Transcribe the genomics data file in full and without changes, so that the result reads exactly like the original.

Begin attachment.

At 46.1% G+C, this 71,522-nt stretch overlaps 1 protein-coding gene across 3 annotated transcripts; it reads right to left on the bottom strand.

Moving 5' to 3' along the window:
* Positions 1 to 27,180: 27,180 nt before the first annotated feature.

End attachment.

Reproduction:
At 46.1% G+C, this 71,522-nt stretch overlaps 1 protein-coding gene across 3 annotated transcripts; it reads right to left on the bottom strand.

Moving 5' to 3' along the window:
* Positions 1 to 27,180: 27,180 nt before the first annotated feature.